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The Age of Innocence

The Age of Innocence

by Edith Wharton

No novel worth anything can be anything but a novel ‘with a purpose,’ and if anyone who cared for the moral issue did not see in my work that I care for it, I should have no one to blame but myself.


Edith Wharton, 1908 (Yale Collection of American Literature, Beinecke Rare Book and Manuscript Library)

The discussion activities and writing exercises in this guide provide you with possible essay topics, as do the Discussion Questions in the Reader’s Guide. Advanced students can come up with their own essay topics, as long as they are specific and compelling. Other ideas for essays are provided here.

For essays, students should organize their ideas around a thesis—that is, an assertion—about the novel. This statement or thesis should be focused, with clear reasons supporting its conclusion. The thesis and supporting reasons should be backed by references to the text.

  1. The narrator is an omniscient, unnamed narrator, who is not always objective. Often the narrator’s ironic comments about New York are so subtly woven within the story that it may be easy to miss them. Find examples in the opening chapters where this narrator comments on New York society. Explain how the narrator contributes, by using these examples, to the construction of the story.
  2. In Chapter 9, Newland considers sending May yellow roses instead of the lilies. He then sends roses to Ellen because “they did not look like [May]—there was something too rich, too strong, in their fiery beauty” (p. 60). By the novel’s end, is there any sense that Newland has sent the wrong flowers to both May and Ellen? In other words, does an inaccurate view of the flowers parallel his inaccurate view of both women, especially his wife?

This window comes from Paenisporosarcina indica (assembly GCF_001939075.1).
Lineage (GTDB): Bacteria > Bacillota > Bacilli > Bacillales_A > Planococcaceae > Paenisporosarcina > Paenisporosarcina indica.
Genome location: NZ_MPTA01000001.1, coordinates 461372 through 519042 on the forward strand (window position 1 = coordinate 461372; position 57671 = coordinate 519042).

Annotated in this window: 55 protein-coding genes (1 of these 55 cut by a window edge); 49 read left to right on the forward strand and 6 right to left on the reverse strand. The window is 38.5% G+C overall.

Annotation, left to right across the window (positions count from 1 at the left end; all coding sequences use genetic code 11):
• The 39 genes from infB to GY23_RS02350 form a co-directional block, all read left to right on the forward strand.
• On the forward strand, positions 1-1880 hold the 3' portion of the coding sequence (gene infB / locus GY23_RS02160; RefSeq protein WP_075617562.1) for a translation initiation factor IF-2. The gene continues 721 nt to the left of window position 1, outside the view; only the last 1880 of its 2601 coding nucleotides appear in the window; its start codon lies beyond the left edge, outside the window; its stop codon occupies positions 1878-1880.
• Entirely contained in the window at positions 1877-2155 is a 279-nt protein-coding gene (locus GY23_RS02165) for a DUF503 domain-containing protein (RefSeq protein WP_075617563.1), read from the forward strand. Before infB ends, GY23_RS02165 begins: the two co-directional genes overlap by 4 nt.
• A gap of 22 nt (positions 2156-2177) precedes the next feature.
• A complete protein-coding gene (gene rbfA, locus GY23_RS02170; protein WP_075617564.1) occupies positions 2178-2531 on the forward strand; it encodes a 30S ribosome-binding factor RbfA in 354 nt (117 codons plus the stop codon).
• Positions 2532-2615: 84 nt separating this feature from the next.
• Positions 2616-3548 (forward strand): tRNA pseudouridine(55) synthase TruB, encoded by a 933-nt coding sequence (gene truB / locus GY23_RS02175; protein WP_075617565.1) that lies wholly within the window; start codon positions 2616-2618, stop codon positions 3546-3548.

3. Explain the following statement in light of what happens in the novel: “Our ideas about marriage and divorce are particularly oldfashioned. Our legislation favors divorce—our social customs don’t” (p. 83).
  4. Newland tells Ellen that he wants to take her to a world “where we shall be simply two human beings who love each other, who are the whole life to each other; and nothing else on earth will matter” (p. 216). Does such a “country” exist? Do you agree with Wharton scholar Louis Auchincloss, who claims, in the introduction to the Modern Library edition of The Age of Innocence, “The only way that Ellen and Archer can convert their love into a thing of beauty is by renunciation” (p. xxii)?
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